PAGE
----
abdominal aortic aneurysm


An abdominal aortic aneurysm, also called aortic aneurysm, occurs when the large blood vessel (the aorta) that supplies blood to the abdomen, pelvis and legs becomes abnormally large or balloons outward. This type of aneurysm is most often found in men over age 60 who have at least one or more risk factor, including emphysema, family history, high blood pressure, high cholesterol, obesity and smoking.

ablation


Ablation, or cardiac ablation, is a therapeutic method used to destroy a small section of heart tissue causing abnormal electrical activity or irregular heartbeat. Ablation is done using electrodes that help identify the site of abnormal activity, then deliver either radiofrequency energy (RF ablation) or intense cold (cryoablation) to destroy the tissue.

abnormal glucose tolerance


Abnormal glucose tolerance is when the body is unable to break down, or metabolize, sugar adequately. The body uses a type of sugar called glucose for energy. People with abnormal glucose tolerance, also called impaired glucose tolerance, are considered prediabetics. They are at increased risk for developing type 2 diabetes, which is an important risk factor for heart disease and stroke.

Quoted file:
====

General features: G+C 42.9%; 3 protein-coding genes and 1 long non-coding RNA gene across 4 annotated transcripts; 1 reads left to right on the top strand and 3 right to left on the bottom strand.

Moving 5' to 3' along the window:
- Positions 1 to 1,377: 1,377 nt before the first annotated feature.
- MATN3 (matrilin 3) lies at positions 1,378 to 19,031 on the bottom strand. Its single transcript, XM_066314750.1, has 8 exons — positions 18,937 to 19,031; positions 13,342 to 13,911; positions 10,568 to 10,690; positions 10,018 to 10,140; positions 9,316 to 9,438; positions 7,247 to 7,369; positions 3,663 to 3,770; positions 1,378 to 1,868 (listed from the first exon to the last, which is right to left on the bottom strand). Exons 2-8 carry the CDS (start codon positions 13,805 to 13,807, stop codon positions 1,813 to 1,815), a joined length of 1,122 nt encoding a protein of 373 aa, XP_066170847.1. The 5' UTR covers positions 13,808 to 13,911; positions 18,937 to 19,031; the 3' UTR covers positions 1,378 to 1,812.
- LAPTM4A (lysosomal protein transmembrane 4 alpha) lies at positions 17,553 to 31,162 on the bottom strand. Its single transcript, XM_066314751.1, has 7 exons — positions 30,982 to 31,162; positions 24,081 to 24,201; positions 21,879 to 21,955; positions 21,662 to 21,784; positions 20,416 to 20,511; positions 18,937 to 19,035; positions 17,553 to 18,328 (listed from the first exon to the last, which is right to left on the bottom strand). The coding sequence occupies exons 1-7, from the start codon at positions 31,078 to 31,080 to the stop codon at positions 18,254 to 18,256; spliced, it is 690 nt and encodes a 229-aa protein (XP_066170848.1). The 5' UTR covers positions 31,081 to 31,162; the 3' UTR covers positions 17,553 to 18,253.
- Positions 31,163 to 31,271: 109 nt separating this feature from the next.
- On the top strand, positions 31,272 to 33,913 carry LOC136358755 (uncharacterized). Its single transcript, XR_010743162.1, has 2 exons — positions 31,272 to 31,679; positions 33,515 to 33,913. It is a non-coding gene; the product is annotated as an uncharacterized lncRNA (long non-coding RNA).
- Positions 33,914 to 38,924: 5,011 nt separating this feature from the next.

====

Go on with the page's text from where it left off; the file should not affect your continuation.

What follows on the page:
ACE inhibitors


ACE inhibitors, also called angiotensin-converting enzyme inhibitors, are drugs used to treat high blood pressure and heart failure. ACE inhibitors s alters the body's ability to produce angiotensin II, a hormone that causes the arteries to narrow. By blocking the making of angiotensin, these drugs help the blood vessels relax and widen, which lowers blood pressure, increases blood flow to the heart and reduces the heart's workload.

actin


Actin is a protein that helps make up the structure of muscles in the heart. As muscle cells die during a heart attack, actin is released into the blood. A blood test to measure actin can help confirm a heart attack and determine the extent of heart damage.

acute coronary syndrome